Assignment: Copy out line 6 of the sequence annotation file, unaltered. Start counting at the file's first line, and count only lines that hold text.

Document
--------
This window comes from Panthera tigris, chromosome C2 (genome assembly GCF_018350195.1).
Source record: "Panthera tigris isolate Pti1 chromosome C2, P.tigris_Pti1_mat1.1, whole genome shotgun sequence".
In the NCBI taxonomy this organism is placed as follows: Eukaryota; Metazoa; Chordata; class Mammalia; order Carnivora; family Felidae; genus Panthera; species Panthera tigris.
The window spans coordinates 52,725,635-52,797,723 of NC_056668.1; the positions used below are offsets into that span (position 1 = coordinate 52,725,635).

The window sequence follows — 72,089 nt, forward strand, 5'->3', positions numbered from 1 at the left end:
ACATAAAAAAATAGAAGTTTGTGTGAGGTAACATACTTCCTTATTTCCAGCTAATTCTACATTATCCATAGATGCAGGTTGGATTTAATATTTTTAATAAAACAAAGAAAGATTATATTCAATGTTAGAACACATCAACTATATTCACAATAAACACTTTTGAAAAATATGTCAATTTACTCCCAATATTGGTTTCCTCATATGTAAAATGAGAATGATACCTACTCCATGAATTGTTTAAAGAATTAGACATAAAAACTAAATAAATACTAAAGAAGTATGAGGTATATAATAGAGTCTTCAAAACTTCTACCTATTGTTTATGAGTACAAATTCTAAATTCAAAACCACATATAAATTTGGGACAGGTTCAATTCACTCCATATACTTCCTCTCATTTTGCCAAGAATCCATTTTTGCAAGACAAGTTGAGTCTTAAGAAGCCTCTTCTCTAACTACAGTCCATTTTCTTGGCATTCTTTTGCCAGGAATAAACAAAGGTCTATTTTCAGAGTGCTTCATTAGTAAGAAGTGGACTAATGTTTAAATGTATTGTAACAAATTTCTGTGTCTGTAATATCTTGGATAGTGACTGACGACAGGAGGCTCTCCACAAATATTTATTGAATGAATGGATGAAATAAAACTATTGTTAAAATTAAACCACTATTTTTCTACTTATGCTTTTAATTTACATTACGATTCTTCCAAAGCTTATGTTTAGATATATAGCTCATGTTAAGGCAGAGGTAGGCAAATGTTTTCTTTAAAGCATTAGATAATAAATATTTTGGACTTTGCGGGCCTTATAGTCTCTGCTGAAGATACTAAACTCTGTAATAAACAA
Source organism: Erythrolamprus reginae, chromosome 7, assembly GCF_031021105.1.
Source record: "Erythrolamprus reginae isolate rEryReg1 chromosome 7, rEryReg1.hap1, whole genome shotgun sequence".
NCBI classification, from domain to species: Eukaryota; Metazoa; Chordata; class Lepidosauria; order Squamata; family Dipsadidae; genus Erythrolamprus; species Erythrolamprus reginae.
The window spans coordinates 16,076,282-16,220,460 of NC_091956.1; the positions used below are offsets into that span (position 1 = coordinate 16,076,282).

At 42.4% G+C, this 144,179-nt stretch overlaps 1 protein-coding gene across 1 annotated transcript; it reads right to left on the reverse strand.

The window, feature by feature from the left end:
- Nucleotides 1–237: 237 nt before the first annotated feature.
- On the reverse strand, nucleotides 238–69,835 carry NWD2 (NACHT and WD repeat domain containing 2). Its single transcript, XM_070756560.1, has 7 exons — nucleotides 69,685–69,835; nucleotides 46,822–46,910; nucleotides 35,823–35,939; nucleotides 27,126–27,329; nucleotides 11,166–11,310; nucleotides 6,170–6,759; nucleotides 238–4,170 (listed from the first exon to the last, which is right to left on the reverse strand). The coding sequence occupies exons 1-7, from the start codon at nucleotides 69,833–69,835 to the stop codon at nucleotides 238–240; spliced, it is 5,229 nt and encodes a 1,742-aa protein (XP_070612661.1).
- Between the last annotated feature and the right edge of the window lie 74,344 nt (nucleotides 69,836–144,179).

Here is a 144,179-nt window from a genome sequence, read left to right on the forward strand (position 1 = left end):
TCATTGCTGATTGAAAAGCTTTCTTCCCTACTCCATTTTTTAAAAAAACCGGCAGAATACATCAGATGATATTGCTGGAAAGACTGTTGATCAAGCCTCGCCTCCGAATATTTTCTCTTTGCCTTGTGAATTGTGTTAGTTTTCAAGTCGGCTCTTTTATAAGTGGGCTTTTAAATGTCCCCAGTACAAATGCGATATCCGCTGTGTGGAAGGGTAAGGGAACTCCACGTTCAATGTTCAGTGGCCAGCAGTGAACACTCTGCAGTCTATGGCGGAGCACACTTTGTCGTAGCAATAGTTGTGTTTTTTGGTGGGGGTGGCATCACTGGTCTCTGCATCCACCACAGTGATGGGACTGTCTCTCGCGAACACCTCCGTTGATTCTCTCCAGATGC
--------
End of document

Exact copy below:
ACATAAAAAAATAGAAGTTTGTGTGAGGTAACATACTTCCTTATTTCCAGCTAATTCTACATTATCCATAGATGCAGGTTGGATTTAATATTTTTAATAAAACAAAGAAAGATTATATTCAATGTTAGAACACATCAACTATATTCACAATAAACACTTTTGAAAAATATGTCAATTTACTCCCAATATTGGTTTCCTCATATGTAAAATGAGAATGATACCTACTCCATGAATTGTTTAAAGAATTAGACATAAAAACTAAATAAATACTAAAGAAGTATGAGGTATATAATAGAGTCTTCAAAACTTCTACCTATTGTTTATGAGTACAAATTCTAAATTCAAAACCACATATAAATTTGGGACAGGTTCAATTCACTCCATATACTTCCTCTCATTTTGCCAAGAATCCATTTTTGCAAGACAAGTTGAGTCTTAAGAAGCCTCTTCTCTAACTACAGTCCATTTTCTTGGCATTCTTTTGCCAGGAATAAACAAAGGTCTATTTTCAGAGTGCTTCATTAGTAAGAAGTGGACTAATGTTTAAATGTATTGTAACAAATTTCTGTGTCTGTAATATCTTGGATAGTGACTGACGACAGGAGGCTCTCCACAAATATTTATTGAATGAATGGATGAAATAAAACTATTGTTAAAATTAAACCACTATTTTTCTACTTATGCTTTTAATTTACATTACGATTCTTCCAAAGCTTATGTTTAGATATATAGCTCATGTTAAGGCAGAGGTAGGCAAATGTTTTCTTTAAAGCATTAGATAATAAATATTTTGGACTTTGCGGGCCTTATAGTCTCTGCTGAAGATACTAAACTCTGTAATAAACAA